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Preview: New Orleans Film Festival

A look at some of the 190 films being screened around town during the weeklong fest



The New Orleans Film Festival presents major studio releases and jury-selected features, documentaries and short films. This year, in addition to awards for films in competitive sections, the festival will announce the winner of its first Create Louisiana grant. The $50,000 award, supported by the festival, Deep South Studios and the Louisiana Endowment for the Humanities, will enable a local filmmaker to make a short movie.

  "It's a chance to invest in taking a filmmaker's career to the next level," says New Orleans Film Society Executive Director Jolene Pinder.

  The film festival increasingly is bridging the divide between independent filmmakers and studio executives and resources. In recent years, Guardians of the Flame Big Chief Brian Harrison Nelson, who made the film Keeper of the Flame, was able to get a development grant to make a full-length movie about Mardi Gras Indian culture, Pinder says. A narrative film in this year's slate, Krisha, is a full-length version of a short film screened in the 2014 festival. Festival staff also have organized filmmaker events including a financing summit with industry executives, a mentorship program for minority filmmakers and other networking and development opportunities.

  For film enthusiasts, the festival has plenty to offer. Roughly 190 films screen at venues across New Orleans and at Chalmette Movies. There also are after-parties; following the screening of Kahlil Joseph's The Reflektor Tapes, about the band Arcade Fire, lead vocalist Win Butler will DJ at a festival party Saturday night at New Orleans Event & Film Studios.

  Festival highlights include opening night at the Orpheum Theatre, featuring Robert Budreau's Born to be Blue. Ethan Hawke stars as trumpeter Chet Baker, struggling to shake addiction and regain his place at the top of the jazz world late in his career. The closing night (Oct. 22) film is Brooklyn, writer Nick Hornby's (High Fidelity, About a Boy) story of a young Irish immigrant in 1950s New York City. Other major releases include I Saw the Light, a Hank Williams biopic filmed in Shreveport. Also shot in Louisiana is Crisis is Our Brand, starring Sandra Bullock and Billy Bob Thornton as rival campaign managers hired to work in a Bolivian election. Post-production work for Charlie Kaufman (Being John Malkovich, Adaptation) and Duke Johnson's Anomalisa was done in Baton Rouge. The whimsical stop-motion animation film follows a customer service guru who falls for a fellow hotel guest while attending a trade convention.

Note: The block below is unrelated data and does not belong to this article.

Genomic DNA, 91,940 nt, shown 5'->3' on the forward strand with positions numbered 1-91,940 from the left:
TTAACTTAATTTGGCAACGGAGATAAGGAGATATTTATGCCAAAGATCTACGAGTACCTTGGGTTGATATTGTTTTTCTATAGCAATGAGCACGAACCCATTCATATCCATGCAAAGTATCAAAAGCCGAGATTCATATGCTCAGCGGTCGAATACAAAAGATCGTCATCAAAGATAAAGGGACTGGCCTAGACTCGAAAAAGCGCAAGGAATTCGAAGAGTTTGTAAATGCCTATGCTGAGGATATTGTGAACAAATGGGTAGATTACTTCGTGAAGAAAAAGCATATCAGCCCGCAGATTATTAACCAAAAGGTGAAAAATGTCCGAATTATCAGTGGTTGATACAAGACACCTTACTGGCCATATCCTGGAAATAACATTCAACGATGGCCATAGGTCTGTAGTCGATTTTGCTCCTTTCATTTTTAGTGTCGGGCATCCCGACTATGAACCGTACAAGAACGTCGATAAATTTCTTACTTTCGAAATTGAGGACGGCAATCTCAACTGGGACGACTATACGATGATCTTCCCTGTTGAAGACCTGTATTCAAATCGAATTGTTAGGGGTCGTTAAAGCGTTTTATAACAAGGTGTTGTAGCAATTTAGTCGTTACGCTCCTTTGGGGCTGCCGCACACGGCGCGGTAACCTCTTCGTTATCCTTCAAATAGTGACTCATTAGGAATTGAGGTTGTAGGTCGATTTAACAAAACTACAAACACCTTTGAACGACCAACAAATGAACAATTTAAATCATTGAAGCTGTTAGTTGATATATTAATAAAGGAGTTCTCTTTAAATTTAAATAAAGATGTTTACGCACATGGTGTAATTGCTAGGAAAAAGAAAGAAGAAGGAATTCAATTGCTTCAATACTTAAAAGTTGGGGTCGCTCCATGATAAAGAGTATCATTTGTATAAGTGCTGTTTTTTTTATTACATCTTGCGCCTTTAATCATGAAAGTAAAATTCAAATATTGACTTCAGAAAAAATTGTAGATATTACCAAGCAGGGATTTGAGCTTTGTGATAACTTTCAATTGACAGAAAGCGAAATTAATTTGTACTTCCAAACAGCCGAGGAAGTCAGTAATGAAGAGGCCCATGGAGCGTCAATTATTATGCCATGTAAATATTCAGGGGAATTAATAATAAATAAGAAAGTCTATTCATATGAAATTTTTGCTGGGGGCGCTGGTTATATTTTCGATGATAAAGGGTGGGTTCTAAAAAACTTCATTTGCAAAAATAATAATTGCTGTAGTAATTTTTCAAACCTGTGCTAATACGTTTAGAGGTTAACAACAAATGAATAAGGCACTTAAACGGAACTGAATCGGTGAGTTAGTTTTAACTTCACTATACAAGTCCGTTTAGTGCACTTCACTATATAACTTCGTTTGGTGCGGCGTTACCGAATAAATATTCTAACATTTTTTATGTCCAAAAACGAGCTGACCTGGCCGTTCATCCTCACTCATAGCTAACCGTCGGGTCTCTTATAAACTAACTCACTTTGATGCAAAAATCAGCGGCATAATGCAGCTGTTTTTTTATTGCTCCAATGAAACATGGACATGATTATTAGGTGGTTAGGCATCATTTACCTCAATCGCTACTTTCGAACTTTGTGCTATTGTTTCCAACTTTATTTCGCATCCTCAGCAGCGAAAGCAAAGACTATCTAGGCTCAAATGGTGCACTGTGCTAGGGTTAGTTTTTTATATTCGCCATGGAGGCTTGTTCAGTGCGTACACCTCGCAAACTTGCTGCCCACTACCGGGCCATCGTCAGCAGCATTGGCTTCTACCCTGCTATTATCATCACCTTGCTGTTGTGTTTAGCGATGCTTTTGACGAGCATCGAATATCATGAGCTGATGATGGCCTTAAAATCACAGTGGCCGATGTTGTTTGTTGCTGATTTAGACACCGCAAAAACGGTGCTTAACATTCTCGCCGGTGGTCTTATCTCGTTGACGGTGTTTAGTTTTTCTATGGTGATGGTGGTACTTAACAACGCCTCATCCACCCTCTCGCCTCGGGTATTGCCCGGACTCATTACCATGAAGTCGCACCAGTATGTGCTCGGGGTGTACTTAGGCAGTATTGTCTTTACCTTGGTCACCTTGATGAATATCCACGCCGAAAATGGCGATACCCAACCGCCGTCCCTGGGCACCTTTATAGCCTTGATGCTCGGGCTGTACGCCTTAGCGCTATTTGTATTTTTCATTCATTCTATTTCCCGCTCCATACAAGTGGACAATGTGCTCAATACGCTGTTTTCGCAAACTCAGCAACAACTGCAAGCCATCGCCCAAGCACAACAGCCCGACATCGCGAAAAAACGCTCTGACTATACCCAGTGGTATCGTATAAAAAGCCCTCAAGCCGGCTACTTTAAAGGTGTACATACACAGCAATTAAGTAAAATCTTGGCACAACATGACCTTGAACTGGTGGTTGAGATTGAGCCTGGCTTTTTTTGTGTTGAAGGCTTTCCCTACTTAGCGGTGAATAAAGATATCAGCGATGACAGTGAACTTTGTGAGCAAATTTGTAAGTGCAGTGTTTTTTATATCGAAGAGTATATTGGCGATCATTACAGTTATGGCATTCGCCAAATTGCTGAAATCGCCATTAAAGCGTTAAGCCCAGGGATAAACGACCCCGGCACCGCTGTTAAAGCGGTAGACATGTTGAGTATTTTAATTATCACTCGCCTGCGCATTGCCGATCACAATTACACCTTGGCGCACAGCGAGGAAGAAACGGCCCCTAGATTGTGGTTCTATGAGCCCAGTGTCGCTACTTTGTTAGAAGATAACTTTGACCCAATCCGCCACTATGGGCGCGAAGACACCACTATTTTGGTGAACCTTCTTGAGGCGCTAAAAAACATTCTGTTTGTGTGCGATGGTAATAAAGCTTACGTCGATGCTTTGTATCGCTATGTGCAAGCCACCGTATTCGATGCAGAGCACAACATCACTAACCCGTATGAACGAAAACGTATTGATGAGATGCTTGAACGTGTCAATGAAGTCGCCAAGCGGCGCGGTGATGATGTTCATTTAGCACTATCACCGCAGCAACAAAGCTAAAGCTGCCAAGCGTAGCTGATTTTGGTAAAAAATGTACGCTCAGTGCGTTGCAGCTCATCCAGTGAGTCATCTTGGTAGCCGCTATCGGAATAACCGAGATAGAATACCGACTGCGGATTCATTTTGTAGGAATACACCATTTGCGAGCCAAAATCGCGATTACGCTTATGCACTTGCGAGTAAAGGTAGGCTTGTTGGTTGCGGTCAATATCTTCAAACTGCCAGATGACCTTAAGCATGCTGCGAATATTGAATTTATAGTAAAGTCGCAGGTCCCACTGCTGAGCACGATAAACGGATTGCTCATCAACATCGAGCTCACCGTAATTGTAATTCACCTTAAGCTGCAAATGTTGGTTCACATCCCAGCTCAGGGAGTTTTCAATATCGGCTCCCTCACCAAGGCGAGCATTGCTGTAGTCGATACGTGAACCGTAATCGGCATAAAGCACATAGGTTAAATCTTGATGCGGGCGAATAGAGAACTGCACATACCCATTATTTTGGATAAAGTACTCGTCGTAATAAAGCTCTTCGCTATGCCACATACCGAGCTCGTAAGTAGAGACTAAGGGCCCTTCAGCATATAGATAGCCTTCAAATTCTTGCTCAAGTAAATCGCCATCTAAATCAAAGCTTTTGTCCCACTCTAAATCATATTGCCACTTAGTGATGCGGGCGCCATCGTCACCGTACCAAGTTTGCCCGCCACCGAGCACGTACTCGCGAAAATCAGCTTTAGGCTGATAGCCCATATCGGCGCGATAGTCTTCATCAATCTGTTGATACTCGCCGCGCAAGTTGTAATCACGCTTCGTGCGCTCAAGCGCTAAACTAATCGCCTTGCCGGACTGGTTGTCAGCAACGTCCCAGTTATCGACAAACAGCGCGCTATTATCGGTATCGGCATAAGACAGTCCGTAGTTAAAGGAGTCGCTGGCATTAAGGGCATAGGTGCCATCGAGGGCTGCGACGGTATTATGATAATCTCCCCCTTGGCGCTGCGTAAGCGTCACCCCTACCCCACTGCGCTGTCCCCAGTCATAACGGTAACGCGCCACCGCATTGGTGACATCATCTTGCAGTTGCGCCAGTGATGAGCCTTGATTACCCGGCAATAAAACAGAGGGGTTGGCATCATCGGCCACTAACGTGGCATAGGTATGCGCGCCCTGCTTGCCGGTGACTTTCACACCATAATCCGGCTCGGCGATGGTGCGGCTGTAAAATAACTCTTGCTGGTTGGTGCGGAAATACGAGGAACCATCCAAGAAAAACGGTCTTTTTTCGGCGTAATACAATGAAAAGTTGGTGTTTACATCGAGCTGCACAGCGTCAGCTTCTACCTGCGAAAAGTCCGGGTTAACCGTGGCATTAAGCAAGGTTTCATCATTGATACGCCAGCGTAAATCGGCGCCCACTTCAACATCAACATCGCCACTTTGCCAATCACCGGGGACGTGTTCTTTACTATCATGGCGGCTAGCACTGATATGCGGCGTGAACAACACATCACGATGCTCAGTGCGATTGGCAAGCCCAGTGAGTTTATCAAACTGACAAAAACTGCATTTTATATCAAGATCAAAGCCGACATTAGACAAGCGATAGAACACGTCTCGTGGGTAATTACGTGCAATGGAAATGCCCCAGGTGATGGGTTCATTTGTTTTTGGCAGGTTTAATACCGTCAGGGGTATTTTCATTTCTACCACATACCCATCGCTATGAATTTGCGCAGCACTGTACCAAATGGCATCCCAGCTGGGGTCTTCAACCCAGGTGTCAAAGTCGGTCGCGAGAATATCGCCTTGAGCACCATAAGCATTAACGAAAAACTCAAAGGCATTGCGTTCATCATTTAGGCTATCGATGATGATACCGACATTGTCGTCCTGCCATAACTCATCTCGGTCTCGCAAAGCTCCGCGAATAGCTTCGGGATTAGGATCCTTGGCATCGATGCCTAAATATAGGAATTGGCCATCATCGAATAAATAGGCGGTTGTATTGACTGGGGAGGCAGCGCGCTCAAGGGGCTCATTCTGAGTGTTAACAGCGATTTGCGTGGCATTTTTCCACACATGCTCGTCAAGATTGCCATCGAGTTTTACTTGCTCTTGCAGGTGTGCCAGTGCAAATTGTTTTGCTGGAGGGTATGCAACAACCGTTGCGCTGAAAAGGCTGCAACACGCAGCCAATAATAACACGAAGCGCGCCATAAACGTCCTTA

The festival presents narrative and documentary works by local filmmakers, and there are slates of films about music and LGBT subjects. The festival created Cine Cubano, a selection of films about Cuba, after many of the films were submitted independently via the open-submission process, says programming director Clint Bowie. There also are feature-length documentaries, including Alex Gibney's profile of Apple founder Steve Jobs and Douglas Tirola's look at The National Lampoon (see page 37 for reviews).

  For a full schedule and details and information about panel discussions and new media workshops in the festival's Cinema Reset program, visit

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